The Industrial Revolution comes to rural Suffolk

Dee Dent’s research into her family’s history has thrown light on how the arrival of modern industrial manufacturing transformed life in Victorian Suffolk.

The beach near Leiston in an old postcard – this view is now dominated by Sizewell nuclear power station

pony and trap hired from the local pub, a picnic basket, and her much-loved grandfather at the reins. My mother had a perfect summer holiday when she and her younger brother went with her grandparents from their home in Leiston, a small town in Suffolk, across the common to the local beach at Sizewell. It was a wild pebble beach with the chilly North Sea to wander beside and paddle in. A few fishing boats were hauled up on the shore – some huts and sheds were the only things to be seen on the lonely beach. Now, though, it is home to the Sizewell nuclear power stations.

I visited that beach a few years ago – I was exploring my mother’s family history as part of my favourite hobby of family history research. I took with me two photos of what had been a bleak, lonely scene over 100 years earlier, from postcards I had found amongst my mother’s papers. The change could not be more startling – or poignant.

What had changed little, however, was my great-grandparents’ home in Eastward Ho, Leiston. The same sedate Edwardian houses, although with the addition of some telegraph poles and television aerials – and a great many cars – but basically, over a century had passed without much trace. One of the postcards, from October 1907, to a little girl of six named Queenie (my mother, Alexandra) is almost illegible, but seems to have been from her grandmother. 

My great-grandparents, Kemuel and Eleanor Lincoln, lived in Leiston for over 40 years. In many ways, their lives epitomise the changing world of Victorian England.  Kemuel was the eldest son of an agricultural labourer. He was born in 1832 in the tiny south Suffolk village of Hollesley, which was both near the coast, but also very near some mysterious mounds – these were later found to be ship-burial mounds of early East Anglian kings, and remain world-famous as the site of the Sutton Hoo treasure. 

Kemuel was trained as a wheelwright, married the daughter of a master carpenter -probably the man to whom he had been apprenticed. He would have been a wheelwright in a south Suffolk village for the rest of his life had the world had not been changing so rapidly. The 1891 census records that Kemuel Lincoln had ceased to be a wheelwright; he had become a ‘machinist’ when he moved to nearby Leiston in 1871 with his second wife, Eleanor (nee Wright), and their three children. Kemuel’s first wife, Laura, had died of ‘disease of Lungs’ soon after the birth of their only child, Douglas.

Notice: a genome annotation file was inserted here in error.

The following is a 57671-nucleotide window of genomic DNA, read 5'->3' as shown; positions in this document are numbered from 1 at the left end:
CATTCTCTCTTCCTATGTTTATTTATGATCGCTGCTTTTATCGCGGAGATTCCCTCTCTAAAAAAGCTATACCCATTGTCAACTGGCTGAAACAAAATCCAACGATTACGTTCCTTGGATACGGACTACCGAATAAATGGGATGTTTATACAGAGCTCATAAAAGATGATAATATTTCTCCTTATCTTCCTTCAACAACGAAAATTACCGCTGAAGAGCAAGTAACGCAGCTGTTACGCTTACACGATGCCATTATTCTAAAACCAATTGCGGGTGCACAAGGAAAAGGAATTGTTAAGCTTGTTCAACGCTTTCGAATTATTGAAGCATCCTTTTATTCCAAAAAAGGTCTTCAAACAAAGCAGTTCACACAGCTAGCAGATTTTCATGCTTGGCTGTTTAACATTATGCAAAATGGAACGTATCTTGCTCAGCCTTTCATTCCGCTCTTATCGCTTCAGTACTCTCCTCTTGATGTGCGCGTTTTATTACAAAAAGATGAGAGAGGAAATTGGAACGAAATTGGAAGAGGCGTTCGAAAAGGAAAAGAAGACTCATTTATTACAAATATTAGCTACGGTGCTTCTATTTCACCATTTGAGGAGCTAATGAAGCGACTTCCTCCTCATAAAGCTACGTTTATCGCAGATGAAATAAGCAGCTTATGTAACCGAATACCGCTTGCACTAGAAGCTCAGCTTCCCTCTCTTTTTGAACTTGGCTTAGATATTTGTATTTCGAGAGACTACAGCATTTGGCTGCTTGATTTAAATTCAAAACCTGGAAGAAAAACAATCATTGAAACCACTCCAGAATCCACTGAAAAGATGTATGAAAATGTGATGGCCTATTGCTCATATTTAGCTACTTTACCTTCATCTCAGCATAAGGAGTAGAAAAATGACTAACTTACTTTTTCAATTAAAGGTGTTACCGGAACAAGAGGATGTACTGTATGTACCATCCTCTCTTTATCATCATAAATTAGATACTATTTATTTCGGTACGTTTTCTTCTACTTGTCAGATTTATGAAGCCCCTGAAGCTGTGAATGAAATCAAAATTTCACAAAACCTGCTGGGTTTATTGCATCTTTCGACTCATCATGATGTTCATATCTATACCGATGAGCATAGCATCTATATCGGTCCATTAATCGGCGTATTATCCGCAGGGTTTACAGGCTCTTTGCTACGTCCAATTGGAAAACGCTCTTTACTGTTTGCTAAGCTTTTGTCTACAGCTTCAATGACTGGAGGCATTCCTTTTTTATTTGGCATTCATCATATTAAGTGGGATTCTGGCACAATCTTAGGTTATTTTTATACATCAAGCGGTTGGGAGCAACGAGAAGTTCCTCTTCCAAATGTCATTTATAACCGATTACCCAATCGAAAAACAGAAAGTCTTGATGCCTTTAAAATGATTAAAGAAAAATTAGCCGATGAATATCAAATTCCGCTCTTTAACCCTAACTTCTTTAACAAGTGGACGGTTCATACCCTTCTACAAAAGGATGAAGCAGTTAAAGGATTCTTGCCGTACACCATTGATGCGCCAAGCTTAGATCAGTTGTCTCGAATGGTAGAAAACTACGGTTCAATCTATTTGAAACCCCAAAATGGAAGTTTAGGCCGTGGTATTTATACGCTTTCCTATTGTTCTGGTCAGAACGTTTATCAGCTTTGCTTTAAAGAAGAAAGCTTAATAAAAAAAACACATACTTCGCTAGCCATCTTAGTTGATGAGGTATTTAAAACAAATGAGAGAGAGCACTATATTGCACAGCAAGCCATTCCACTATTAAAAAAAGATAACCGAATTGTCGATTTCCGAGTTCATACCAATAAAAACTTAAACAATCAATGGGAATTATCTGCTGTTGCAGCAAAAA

Local business

Kemuel was now almost certainly working for Richard Garrett & Sons of Leiston, who employed over 2000 people in a rapidly expanding business manufacturing agricultural machinery and steam engines. They were one of the earliest users of flow line production, an early form of assembly line (after Richard Garrett III saw this American invention demonstrated at the Great Exhibition of 1851), and the workshop built for this purpose can still be seen at Leiston. It is now known as the Long Shop Museum, and features a reconstruction of that early assembly line. 

Garrett’s had moved from nearby Woodbridge, where they had been running a blacksmith’s, in 1778, and the great expansion of their business was a major factor in Leiston’s transformation. The town’s population, of just over 1000, doubled between 1841 and 1871, and it doubled again between 1871 and 1921. The medieval parish church quickly became too small for the number of people wanting to be part of the congregation, resulting in it being extended in the fashionable Gothic Revival style during 1853-54. The graveyard had to be enlarged at the same time.

It seems that Kemuel became a factory worker, and his three sons joined him there as soon as they were old enough to start work. Despite this new world of industry, the Suffolk countryside still lay all around them. When Kemuel and Eleanor’s daughter Elizabeth, my grandmother, married and went to live in London, she still packed a trunk every summer and had it put in the guard’s van on the train that took her and her family back to Leiston for their summer holiday.

Visiting the parish church of St Margaret, where my grandmother was married in 1901, we found a touching reference to the Lincoln family. On three occasions in the late 1880s, a peal of bells (Bob Major and Oxford Treble Bob Major) was rung of sufficient length and importance to be commemorated on a board in the church. The bell ringers involved were listed – and one of them was my grandmother’s older brother – my great-uncle, Albert J Lincoln. My family’s past came to life in that beautiful dim church!

The Long Shop Museum

The Long Shop Museum is housed in part of the former works of Richard Garrett & Sons, which from the 1780s onwards manufactured all kinds of agricultural implements and machinery – including the steam engines for which the firm became famous. Garrett’s also made trolleybuses, while during World War 2, they switched to making 12pdr and Oerlikon guns for the Royal Navy and for coastal defence. An example of the former can be seen on display at the museum. The main museum building dates from the 1850s and is Grade II* listed; the displays it houses are contained in a central area and along the first-floor level galleries at either side. As with so much of British manufacturing, the works closed in the early 1980s. After this, much of the site was redeveloped for housing and offices, apart from the Long Shop itself, which was transformed into what is today a lively – and still expanding – museum. The Long Shop Museum is open from March to October, during which time there is also a full programme of special events.